Newspaper Page Text
ALL SICK WOMEN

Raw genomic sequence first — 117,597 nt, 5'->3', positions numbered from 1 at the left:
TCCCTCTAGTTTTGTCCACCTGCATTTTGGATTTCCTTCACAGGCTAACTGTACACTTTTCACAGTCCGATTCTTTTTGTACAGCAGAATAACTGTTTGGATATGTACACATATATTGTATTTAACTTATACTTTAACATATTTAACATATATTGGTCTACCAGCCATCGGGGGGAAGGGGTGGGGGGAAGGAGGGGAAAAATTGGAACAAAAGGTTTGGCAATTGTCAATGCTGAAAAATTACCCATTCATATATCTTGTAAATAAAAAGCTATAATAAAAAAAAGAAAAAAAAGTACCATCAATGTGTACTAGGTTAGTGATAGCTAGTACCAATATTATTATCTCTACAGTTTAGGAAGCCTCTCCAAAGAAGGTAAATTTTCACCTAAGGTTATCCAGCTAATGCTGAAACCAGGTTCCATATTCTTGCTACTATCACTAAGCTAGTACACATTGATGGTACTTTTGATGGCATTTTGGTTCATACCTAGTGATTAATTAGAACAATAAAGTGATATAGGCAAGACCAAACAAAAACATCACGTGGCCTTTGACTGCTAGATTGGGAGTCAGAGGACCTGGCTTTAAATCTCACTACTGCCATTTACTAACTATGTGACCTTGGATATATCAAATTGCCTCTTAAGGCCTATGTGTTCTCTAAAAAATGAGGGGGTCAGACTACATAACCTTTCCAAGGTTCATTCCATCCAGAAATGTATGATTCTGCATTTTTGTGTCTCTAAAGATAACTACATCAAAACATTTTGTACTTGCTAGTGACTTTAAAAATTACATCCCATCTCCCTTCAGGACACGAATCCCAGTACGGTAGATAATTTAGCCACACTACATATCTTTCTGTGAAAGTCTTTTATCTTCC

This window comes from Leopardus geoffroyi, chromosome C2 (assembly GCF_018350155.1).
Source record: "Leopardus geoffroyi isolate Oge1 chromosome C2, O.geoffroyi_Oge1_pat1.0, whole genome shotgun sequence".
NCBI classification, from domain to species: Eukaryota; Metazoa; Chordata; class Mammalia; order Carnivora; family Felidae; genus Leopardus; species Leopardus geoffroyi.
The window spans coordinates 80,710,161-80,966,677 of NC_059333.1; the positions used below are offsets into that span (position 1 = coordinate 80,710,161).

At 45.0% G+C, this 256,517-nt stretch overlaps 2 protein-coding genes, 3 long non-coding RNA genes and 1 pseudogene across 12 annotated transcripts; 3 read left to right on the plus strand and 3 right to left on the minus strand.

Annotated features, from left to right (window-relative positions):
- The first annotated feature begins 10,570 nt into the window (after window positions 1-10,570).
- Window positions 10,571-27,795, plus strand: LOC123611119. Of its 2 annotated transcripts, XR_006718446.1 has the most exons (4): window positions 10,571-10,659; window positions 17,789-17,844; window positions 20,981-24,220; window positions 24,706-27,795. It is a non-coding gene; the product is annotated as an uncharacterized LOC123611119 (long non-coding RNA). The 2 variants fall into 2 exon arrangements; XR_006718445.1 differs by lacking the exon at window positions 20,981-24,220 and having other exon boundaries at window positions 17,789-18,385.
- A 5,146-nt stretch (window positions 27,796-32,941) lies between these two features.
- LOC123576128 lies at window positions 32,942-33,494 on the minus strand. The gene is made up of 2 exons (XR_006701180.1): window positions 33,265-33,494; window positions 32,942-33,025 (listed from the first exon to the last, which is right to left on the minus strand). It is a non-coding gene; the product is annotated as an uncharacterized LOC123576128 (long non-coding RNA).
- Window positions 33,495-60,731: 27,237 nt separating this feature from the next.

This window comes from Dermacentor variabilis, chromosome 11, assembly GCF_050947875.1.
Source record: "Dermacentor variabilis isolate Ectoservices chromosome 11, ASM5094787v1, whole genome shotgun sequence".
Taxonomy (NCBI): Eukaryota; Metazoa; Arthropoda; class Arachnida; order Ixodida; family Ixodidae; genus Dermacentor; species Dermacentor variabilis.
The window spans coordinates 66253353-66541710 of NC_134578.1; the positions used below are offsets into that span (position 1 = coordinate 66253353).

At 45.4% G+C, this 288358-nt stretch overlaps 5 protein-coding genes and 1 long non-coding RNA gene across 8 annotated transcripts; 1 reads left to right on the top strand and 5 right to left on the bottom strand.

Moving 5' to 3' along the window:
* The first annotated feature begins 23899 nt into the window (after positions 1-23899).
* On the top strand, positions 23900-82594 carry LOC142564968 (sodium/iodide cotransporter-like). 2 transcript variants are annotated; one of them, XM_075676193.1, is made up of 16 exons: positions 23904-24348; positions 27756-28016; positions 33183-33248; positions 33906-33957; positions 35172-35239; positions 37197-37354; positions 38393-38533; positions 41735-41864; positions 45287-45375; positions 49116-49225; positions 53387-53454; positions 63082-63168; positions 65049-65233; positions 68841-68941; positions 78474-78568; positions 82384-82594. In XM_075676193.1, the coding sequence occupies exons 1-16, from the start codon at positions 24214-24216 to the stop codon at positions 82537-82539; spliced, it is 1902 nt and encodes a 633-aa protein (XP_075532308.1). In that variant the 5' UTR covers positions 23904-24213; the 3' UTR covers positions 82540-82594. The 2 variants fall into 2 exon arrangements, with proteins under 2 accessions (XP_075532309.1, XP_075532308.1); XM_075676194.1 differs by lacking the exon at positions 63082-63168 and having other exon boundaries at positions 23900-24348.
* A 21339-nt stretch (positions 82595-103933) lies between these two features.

SHOULD READ MRS. FOX'S LETTER In All Parts of the United States Lydia E. Pinkham's Vegetable Compound Has Effected Similar Cures. . Many wonderful cures of female ills are continually coming to light which have been brought about by Lydia E. Pinkham's Vegetable Compound, and rs. Fannie D.Fox through the advice of Mrs. Pinkham, of Lynn, Mass., which is given to sick women absolutely free of charge. Mrs. Pinkham has for many years made a study of the ills of her sex; she has consulted with and advised thousands of suffering women, who to-day owe not only their health but even life to her helpful advice. Mrs. Fannie D. Fox. of 7 Chestnut Street, Bradford, Pa., writes : Dear Mrs. Pinkham : "I suffered for a long time with womb trouble, and finally was told by my physician that I had a tumor on the womb. I did not i want to submit to an operation, so wrote you for advice. I received your letter and did as you told me, and to-day I am completely C cured. My doctor says the tumor has disap- d peared, and I am once more a well woman. I believe Lydia E. Pinkham's Vegetable Com- d pound is the best medicine in the world for d women." The testimonials which we are con- e stantlypublishing from grateful women sl establish beyond a doubt the power of Lydia E. Pinkham's Vegetable Com pound to conquer female diseases. Women suffering from any form of m female weakness are invited to promptly communicate with Mrs. ei Pinkham, at Lynn, Mass. She asks nothing in return for her advice. It Is to absolutely free, and to thousands of er women has proved to be more precious ca than gold. re th A girt who lived out at Luzerene of Had a pa who was crabbed and stern, co He'd startle young men hi By appearing at 10, in And saying: "I move we adjourn." tei DISFIGURED BY ECZEMA. ca Wonderful Change In a Night-In a thi Month Face Was Clear as Ever -Another Cure by Cuticura. re: "I had eczema on the face for five glc months, during which time I was in ral the care of physicians. My face was me so disfigured I could not go out, and it was going from bad to worse. A 'oo friend recommended Cuticura. The not first night after I washed my face the with Cuticura Soap, and used Cuticura aun Ointment and Resolvent, it changed wonderfully. From that day I was gas able to go out, and in a month the treatment had removed all scales and in',' scabs, and my face was as clear as you ever. (Signed) T. J. Soth, 317 Stagg hav Street, Brooklyn, N. Y." blo "It always makes me tired," saidand Uncle Allen Sparks. "to hear a manI' say he's trying to 'square himself' l when he's talking all around the sub- row ject." had How's This ? We offier One Hundred Dollars Reward for anyhea ase of Catarrh that cannot bo cured by Hall' the F. J. CHENEY & CO., ToledoO.t 'u We, the undersigned, havre known F. J. Cheuney no i for the last 15 year.. and believe him perfectly hon orable in all buslnes transactilons and flnauclall mor able to curry out any obligrations made uy hlt firm. PIALDmIO, KIN.na & MARVIN, TI Wholesale Druggists, Toledo . o the Hall's Catarrh Cure Is taken nternall, actIng directly upon the blood and mucoie s.r.ees of the "I bo60tl. told by all Druggests" P tae all' Falnly Pills for constlpation. forw Some men, who take the fidgets at the prospect of an hour in a church pew, can sit all night on a nail keg " at a card game.--Dallas News. Maearemi Wheat, Salzer's strain of this Wheat is the kind Which laougho os at drought and the ele that terrible scorch. k t, It's sure of yielding 80 bushels of finest Wheat the sun shines on per acr e on good Ill., I., Mich., Wi. 0o, Pta.t Mot. N eb lands and 40 to 60 bushels on arid lands! No rust,.o iet, no failure. Catalog to the John A. Salzer Seed Co, La Crosse, ;WVI, and they will send you free a sample of this Wheat aid other farm seeds, to t with their greet catalog1 worth toanywide-awakefarmer. [~.N U.] Some married women not only have the last word but all the rest of them. O9Ots,, IexO BustCrong9ct. Sandy boto and SUtt and W. wll eaa y6x20Bus~t our ---tha Arsut. Asciatiom, Derll T,.a All women follow the fashions--, some a long distance behind. hereulldrea tekwtn i aoteu tgu nsur, ;r'e A cat has no use for aking if there b is a mouse in sight. better .0 a t r i, xals Y'e bers ?' The upkeep of the British navy do the costs about $175,000,000 per annum. Pete fellow who owns a camera may the ne take a house in the country. take ti Lat Tuesday night the grand opera He t peopl, left an order for twenty bottles and ca of bepr, six half pints anal two' Pints spike, et wb .--Augtuta (Oaa Herald, of the Hope ift* When I am gone the tides will ebb and flow. The sun will shiJ , the little i irdis wti ll Few mnclr will c'lre alll, f,,w will know W'hen I am gone. When I am gone the fields will bloom in spring. The pilace I leave some other m:m will fill, And few will deem it an unlucky thing ý \When I am gone. When I am gone the busy world wvill ·till Keep busy in the same old-faNlhioned ways. It won't be changed-but, gosh, I hope I will. \When I am gone. -S. E. Kiser. (Copright 1904 b Daly Story Pub. Co. (Copyright, 1904, by Daily Story Pub. Co.) wne "See here," roared the mate, iras but 2ibly, "that there fo'castle must be swabbed out and cleaned before we itnut gets to Lunnon. Hit's a 'og pen. Hi don't mean to sail up the Thames with romb that dirty 'ole aboard this here 'ooker." ician "Ay, ay, sir," responded Ben, sulk i not ly. oI1 "Hi ordered it done a week ago," etely continued the mate, "hand it's not sap- done yet. You're a passel of lazy sog 8an. ers and a lot of swine. Ben, Hi or for ders you to clean that fo'castle hout." The mate went below with a threat con- ening shake of his head and Ben men stalked forward. of 'Hi never sees a man who. loves to clean fo'castles as Ben does," re Sof marked the cook, musingly. to "Hit's the joy of his life," added Pet irs. er. asks To these sarcasms Ben paid no at t is tention, but later in the day he of emerged from the yet uncleansed fore oun castle with a most gloomy visage. Dis regarding the affectionate inquiry from the cook If any of the crowned heads of Europe were ill and causing him rn, concern, he deliberately turned each of his pockets inside out and carefully inspected their heterogeneous con tents. Then he returned to the fore castle and the sound of rummaging came up the scuttle. "What's the matter with 'im?" asked a the cook. "Looks as if 'e'd lost somethin'," responded Peter. Ben returned to the deck with his ve gloom increased and standing at the in rail apparently addressed the ele 'as ments. it "When I comes aboard this here A 'ooker at Plymouth Hi 'ad a five pun he note in my vest pocket. Hit's not ce there now," he declaimed, in a voice ra audible to the cook and to Peter. ed "Do you mean to hinsinuate-" be. as gan Peter, with heat. ie "Hi don't mean to hinsinooate noth Id in'," said Ben. "Hi say it's lost and ii s you ar' the cook 'at found it, you'd ti ,g have given it to me. Hit's in that bloomin' fo'castle hamong the rubbish, id and I can't find it. Hit's dropped out c of my pocket on the floor and I 'opes s I'll find it when I cleans hup to-mor row." When the mate came on deck Peter had the wheel. t "Hif you please, sir," said Peter. "Hi ly hears you give borders to Ben to clean th a the fo'castle. Ben's a hold man and . it 'urts him to bend over, so, hif you've co no hobjection, I'll clean it to-morrow j morning." The mate looked with surprise at the kind-hearted seaman. co "Hi don't care who cleans it, so " hit's done," he said, and he walked co forward. As he passed the galley the cook ho popped out and addressed him. "Hi don't think Ben can clean that im fo'castle good, Mr. Brown," he said. co' HE cao he "What's the matter with you lub te bers?" exclaimed the mate. "'v the andfor a week and now you all want to do the job. Peter's goin' to clean it." he theergy in the interests of cleanliness legswas he to clean the forecastle theHe brought the bedding up on deck "Hnd carefuli' pounded it with a hapen nd pke, oand the in scrubbed each cranny 1 What's the mattefloor with you lub c . r, of the floor with a swfab Ben who . a. m iras- was at the wheel, displayed great con st be fidence in the honesty of his compan. e we ion and smoked composedly while the Hi cleaning was in progress; but the cook with spent every moment he could spare ker." from the galley watching Peter work. sulk- \W'hen the work was finished, Peter, weary and cramped with his task, ago," came on deck, depressed in manner. not "Did you find hit?" inquired Ben. .sog- "Naw," replied Peter, disgustedly; i or- "didn't see hanything of hit." out." "Hit must be there," retorted Ben, reat- with positiveness. "Hit can't be hany 's to re Pet at- e. he . - tore Dis rom ,ads him h of t ully t con- h ore- 1ý ! f] ;ing /11/ tl ked at int ase i re his a the in ele- la ere t )un "There's no note there!" ice wheres else. You didn't clean care- hi bey The cook glowered at Peter. an to bevhen Ben went into the forecastle fori. his tobacco he noted the cook exam th- ining Peter's bunk with careful scru Stiny. That night the cook approached 1'd the mate. tat That there fo'castle hisn't 'alt h, cleaned," he said. "HI can't sleep in t sich a dirty 'ole. Suppose Hi give hit es a good cleanin' to-morrow." The mate, instead of answering, hurried down the companion and spoke to er the skipper. Both officers came on Sdeck, and the captain gazed Interested ly at the cook and then, turning to idthe mate, tapped his forehead signifi cantly. e "Humor 'im," said he. S "All right go ahead and clean hit again"; and the mate watched the cook as he walked forward. Directly breakfast was finished the id cook prepared for his task. "Hi'm sure cook'll find it," said Ben, k hopefully. Again Ben placidly steered, fully t impressed with the honesty of the cook, but Peter displayed anxiety. He insisted on being in the fore castle while the cook cleaned it in spite of the latter's protestations that he was much in the way. Again was the bedding brought on deck and again arem was the floor scrubbed and each cran- iff ny examined. The forecastle fairly the glistened with cleanliness when the SCU cook with groans of weariness com. fighi pleted the work. the "Well?" asked Ben. Al "There's no note there" snapped the the cook savagely. it i "Hit stands to reason it must b6 to b there'" remarked Ben. June That night a dispute between Peter as 5 and the cook resulted in blows. He When the schooner reached London won the crew were obliged to await the felt skipper's return from the city before as e they could be paid and they cast hun- com gry looks shoreward and wafted. Ben, him however, went ashore to stretch his hear legs, he said, and when he was out of T of sight of the schooner entered a was public house and, placing a five-pound thoul note on the bar, demanded spirits and from the change. WI ciden Humorous Church Notice. Reag That a long face and a sour spirit His do not necessarily go avith churchly duties is shown by the following let ter, written by a very prominent It I clergyman of thiscity quite recently ning to the Rev. John Lewis Clark, field merly secretary of the American Bible heads league: "rivel "You are billed, announced and ex- water pected at the above church next Sun. up un day. Your face will be fed at least three twice at the dominle's house. Remem. the m ber and put your A No. 1 sermon in ninetS your saddle-bags, and allow plenty of egrest time for your spavined and wind-brok- throui en plug to get to the church by 10:30 Key a. m "-New Tork Times eight tiPyOUj TixvN wiv 5w'ERYto 407J / RIiG AND Sour, I AND WAL4S LAST 01 TilO E ' GRIAT ECOrlDfPAT£ IAPlt Tall and n r:gged. (ev(ry line of his lace indicating indldnmitable will, there stood lpon thl(' Vweste'rn Iiank of the Red river a stalwart young fellow of twenty years. In his hand a small bundle tied in a blue handerchief--his entire wardrobe. In his pockets a $10 bill issued by the bank of Holly Springs, Miss.-his entire fortune. His face was toward the setting sun and he looked Texasward. It was the afternoon of May 29, 1839, and as the young man looked he real ized that in all of the great land be fore him there was none to whom he might look for aid. His future was his alone. About him on every side were the foes of the frontiersman, but not for a moment did his feet falter; not for a moment did his heart fail. He vas strong with the strength of one who knows himself, and without fear ihe took up his journey into a strange land. Three score and six years after, the t young man, now in his six and eight ieth year, had closed a marvelous ca con- reer. In his life he had served under I pan" three flags. had honored and been hcn- h the ored by the people in whose cause he ti cook was as valiant in war as he was wise pare in peace, and finally, in the fullness of ork. years and achievement, passed to his 6 eter, eternal rest. d ask, Born in Sevier county, Tennessee, E ner. Oct. 8, 1818. end dying at his home at d n. Palestine; Texas, March 6, 1905, the Ily; activities of John Henninger Reagan h' furnish an inspiration to all Ameri Ben, cans. In the Republic of Texas he a ny- fought in many campaigns against the 11 Indians. In the State of Texas he th served the commonwealth as colonel sh of its militia, justice of the peace, sat dy in its legislature and upon the bench. W Then he went to Congress and was ha counted one of the ablest members of se the House, which' he left in 1861 be- fe( cause he believed it his duty to cast ag his fortunes with the confederacy. of Under the stars and bars his was nigh political preferment. First Post- fig master General of the Confederate OU States of America, he relinquished for that post to become secretary of its no treasury, devoting his energies and tor his fortune to a cause he loved and an fondly hoped might prevail. But when the the fortunes of war decreed that the the southland should not depart the Union ant returned to his people to advocate con- led ciliation and unity. Ripe in experience, he again became fed a legislator of the nation, serving as of a senator from 1887 until 1891, father- its ing the "Reagan interstate commerce phe law," which as afterward amended wa by Senator Cullom of Illinois became min the law which is now in force. the The life of Judge Reagan links the ban history of the old with that of the of : new. His work was strenuous, his- Jud, tory-making. For more than sixty-five tort years and during the greater part of pee this period he was in the political cey, Ben Jam ,tus in ti I t b R o g cock e he In Jn. a . n H r th turn test, f latte i ed, I self t S sith conti A a ingue t that e score nIhe e and A legisl - IReag no n fame glory The Late John H. Reagan. Ca arena. He remembered the great tar iff debate of 1832, which resulted in Fashi the passage of the nullification act by South Carolina. He could recall the ys fight made by Andrew Jackson against on th the United States bank. block As a young man he was thrilled by ,nue the cry, "Remember the Alamo," and over it may be said that he never ceased house to be inspired by Sam Houston's in- Canfb: junction. He saw the Republic of Tex- under as set its star in the flag of the Union. vertei He saw the great West and Southwest Amon won into the circle of civilization. He Ferry felt that the war clouds were forming Alexab as early as 1840, and he witnessed the sleeve compromise of ten years later. By of Ne him the "Dred Scott" decision was They heard as it came fresh from the lips clal e; of Taney, and "Uncle Tom's Cabin" wedge was read and given his careful of tra thought almost the moment it came J Fifth a from the prees, ionabl When the Butler-Brooks-Sumner in- presse cident occurred in the Senate Judge j prevaie Reagan was a member of Congress. agains His associates were the great men of gamblE the leriou of 184''- 1 S11 Clay, Cal. lucin. \\'e'lsteri, I, nton, I lbolton Hiehckhinridgi, lhu.la. Ca.--thv e he know intiimately. tI'pon the southern if his states he saw the war cloud burst there all of this he saw and part )of this he if the '1is. Jw of He was with Jefferson l)avis at snmall Montgomry and at Richmond. HE [-his saw the confederacy rise and he saw a $u1 it fall. He met and chatted with Lee Holly and Jackson and Stuart and Johnston ,tune. and Beauregard and Gordon. He wore sun the gray when McDowell was routed at the first Manassas, and he way 1830, wearing it when the great Lee. on that real- April morning in 1865, said to the he d be- roes of the Army of the Virginia: m he "Men: We have fought through s his this war together. I have done the were best I could for you. My heart is too t not full to say more." not The uniform of gray was worn by He Reagan after that. He still wore it one when, with Jefferson Davis, he started fear on that fateful ride to the southward ange fiom Richmond. Through the period of reconstruc. ,the tion he passed. And he lived to re ight- jolce that the men who plundered the Sca- =uth in her poverty, oppressed her in ader her weakness and mocked at her in bcn- her calamity were cast down. In the he times of depression, of failure, of dis Nise couragement, he turned his face to s of ward the morning, he looked to the y his uawn of a new and better day. Shoul- I d(er to shoulder he stood with the see, great men who emancipated and re at deemed the land he loved best of all. n the In a talk with a friend some time gan before his death, Judge Reagan said: h eri- "I am hoping to have time to write i he a little something on a subject very d the near and dear to me. I am not fighting he the war over again. God forbid that I nel should say one word to revive the m sat dying embers of passion and prejudice. ch. What I would do and what I would vas have all true southrons do is to pre of serve the true, loyal spirit of the con- to be- federacy and take a positive stand W ast against the perversion of the history Pc of the conflict and its causes. th ras "It is not for the past that I would tt st- fight, but for the future. It is not for ote ourselves, but for our children. It is yt ed for them to perpetuate all that is SB its noble and grand and manly in the his. he nd tory of their fathers and forefathers et nd and to keep ever In mind and bring tc 50 en the eye of all the world the history, he the true history, of the confederacy, fri on and the causes, the real causes, which n. led up to the war between the states.' cC This passing of the "last of the con. ne federates" calls to mind the cabinet as of the South, its chief, Jefferson Davis r- its vice president, Alexander H. Ste file e phens. Robert Toombs of Georgia bei d was secretary of state; C. G. Mem wh 1e minger of South Carolina, secretary of bet the treasury; L. P. Walker of Ala cril bama, secretary of war; S. R. Mallory Chi of Florida, secretary of the navy, and tha _ Judah P. Benjamin of Louisiana, at. Inn torney general. The companion and whi )f peer of such men as William L. Yan- hav tl cey, "the morning star of session"; nea Benjamin H. Hill, R. Barnwell Rhett, exti James L. Orr, R. M. T. Hunter, Augus- tair tus H. Garland and Louis T. Wigfall tle in the Senate, and Meredith P. Gentry, Roger A. Pryor and Thomas S. Bo- to cock in the House, his was a position eral both enviable and influential. that In 187i Jutlge Reagan was in the syst turmoil of the Hayes and Tilden con- rob. test, and although he believed that the latter was elected and the former seat- su ed, he accepted the decision for him- rigic self and saw it accepted by the South fcla with absolute loyalty and absolute self- pleti control. He witnessed all the interest- In ing political amrd social developments no that have made for progress in three- narr score years. Throughout his long life ie he conserved the boy into the man fre and stood for honor, justice and truth. est Pioneer, surveyor, lawyer, soldier, mad legislator, jurist, statesman, patriot, and honest gentleman, John Henninger in or Reagan, true to himself and false to In 1. no man, leaves upon the scroll of cent. fame a name which adds luster to the for glory of the country.-Henry Barrett and Chamberlin in Chicago Record-Herald. cove show FEAR INVASION OF "TRADE." sligh jFashionable and Exclusive New York- theC ers in Commotion. On Fashionable New Yorkers who live dlssij on the exclusive Forty-seventh street great block between Fifth and Madison ave illega nue reported to be much disturbed ploye over the purchase by a modiste of the totb house formerly occupied by Richard ness Canfield as a gambling resort. It is years understood that the house is to be con- both verted into a tailoring establishment. "that Among the dwellers on the block are one a Ferry Belmont, the Boardmans, the comm Alexanders, the Stevenses, the Gilder- mbtl sleeves, the Baxters and many more th of New York's ultrafashionable folk. leadia They fear that this proposed commer- on e. clal establishment is the entering It wi w-edge on their block for the invasion prices of trade that is driving society off great Fifth avenue. As a result of the fas.- at tha lonable alarm some curiosity is ex- gAti pressed as to the school of morals teres prevailing in a district which protests distri against a dressmaker but tolerates a the g gambler. tries, Gulf Stream Lore. It is said that the gulf stream is run ning so much more rapidly than for merly that sailing ships can not make headway against its current. This "river in the ocean" is caused by the waters of the Gulf of Mexico piling up until that oval caldron rises two or three feet higher than the waters in the mid-Atlantic. Florida strait, about ninety miles broad, forms the only ?gress for the waters, which flow through this narrow outlet, between Key West and Cuba, at a speed of ?ight or ten miles an hour. Railway House Party a Fad. The railway house party is a rap idly growing institution among Amer ican multimillionaires. The hiring of a special car for eighteen full fares from New York to the Pacific coast is of common occurrence. One Pacific coast magnate makes the trip regular ly every few months in bis own pri vate car, seldom with any,thing aboard but his private secretary and his valet. He pays $5,662 mileage for the single trip and declares hbo saves that much money in the amount of business he transacts. HAD TO GIVE UP, Suffered Agonies from Kidney ders Until Cured by Doan, Kidney Pills. y, Ca! Ston,, George W. Renurff, of 1953 1e he ho 11th St., utlhern dl-lphia, 1 burst- roan of good this he utation standing, vis at "Five ea d. H was sufeert he saw with my bat th Lee kidneys that hnston often had to e wore off. The routed secretions se was unnatural, )n that legs and stomach were swollen, he hej I had no appetite. When d a: failed to help me I began using Irough Kidney Pills and improved until te the back was strong and my appette is too turned. During the four years I stopped using them I have e rn by excellent health. The cure wtn ore it manent." tarted (Signed) George W. Rena award A TRIAL FREE-Address F Milburn Co., Buffalo, N. y. y. struc- by all dealers. Price, 50 cents, to re d the It is as easy to draw back a ier in thrown by the hand as a word er in spoken.-Menander. fdis- If You Are Sick, Doctort e to- When the medicinal properties of e t Palmetto Berries were discover > the question of the permanent cure of St houl- Liver, Kidneys and Bladder trou _ the settled. Vernal P'almdtona ( Berry Wine) is recommended by tho dre- of former sufferers. It relieves them f all. mation and cures the disease. Don't time from Dyspepsia, constipation, headache,Vernal Palmcttona wille Waid: Write for free trial bottle to V vrite Remedy Co., Le Roy, N. y. Soid very druggists. Itin So iat I Some persons are so dry that might soak them in a joke for a the and it would not go through theiri dice. ould Overcrowded. pre. It is a pretty dangerous thing tot con- low your system to get overcrow Land with undigested foods-poisons, k. tory poisons, bowel poisons. Get rid i them by taking Dr. Caldwell's (lai uld tive) Syrup Pepsin, and you will, Mrig away, feel such a wonderful chlas for the better, that you will never i t is yourself get into that condition Jag, is Safe and pleasant relief and cure, lt his. headache, constipation, billouseit ters etc. Try it. Sold by all druggist~ tc 50c and $1.00. Money back if it falk Dry, Frankness some times wins Icy, friends than flattery. lich es.' COMMISSIONER GARFIELD'S !on. PORT ON BEEF INDUSTRY. net vis The report of Commissioner te field on the beef industry has at gia been published. It must be i ?m what of a surprise to those who ha of been indulging in wholesale adv la criticism upon the methods of Chicago packers, as it discloses f and figures which clearly show Lid the great food producers have at Innocent of the serious offebses .nd which they have been charged. Th(e an- have been for a long time accused tI t"; newspapers all over the country d tt, extortionate prices demanded, and oh . tained, of depression of values of tie at the various stockyards wh0 their business is conducted, of esn Smous profits wholly disproportioat 10- to the capital employed, and, in ge on eral, of so carrying on their busni that the public, under an or be system of spoliation, were be Srobbed for their exclusive benefit. We find now, however, that not single one of these charges has bee t- sustained but, on the contrary, ti: n- rigid and searching investigation, 4, th ficially made, has resulted in eat If- plete acquittal. ;t- Instead of extortion it is shown tb* ts no industry can be found where 5t narrow a margin of profit prevall-s - the actual records and originar - tries, to which the commissioner n free access, showing that the 1. est net profit any of the pack - r, made on their sales of beef was t, and three-tenths per cent in 1902 r in one instance that the profit r in 1904 was one and eight.tenths cent. The variations in the market for cattle are exhaustively tr t and no evidence of any kind was I. covered, or even hinted at, tending show that values of cattle are in slightest degree improperly aff or controlled by packers at any Sthe chief centers of the industry, . On the whole, the report compl a dissipates the prevalent idea that t great fortunes are being amassed I' illegal and improper methods ployed by western packers, sh that notwithstanding the high prl for beef prevailing in 1902 the b ness was less remunerative than years characterized by normal value, both for cattle and product. He say "that the year 1902, instead of be one of exorbitant profits, as has commonly supposed, was less prolit able than usual. In fact, during the months when the prices of peef w. the highest, some, at least, of leading packers were losing mon - on every head of cattle slaughtre& It was not possible to advance t prices of beef in full proportion to great advance in the prices of catd. at that time." After all that has been written flecting upon the great business I terest engaged in the marketing distribution of the prod;act of one the greatest of our natloral indls' tries, it is gratifying to all fair mladed people that the prejudiced attad8S upon it have failed of verlfcaticO and the great western packers may b congratulated for having passed through such a searching and the ough official investigation unsmirche4L The results of this investigatia based as it is upon exhaustive dat officially obtained and verified United States government expertS must be accepted without hesitat as the investigation was made und circumstances that guaranteed c plete accuracy with a possible dlst sition indeed. to arrive at ent ditfferent results. Some people's idea of generosity to give advice.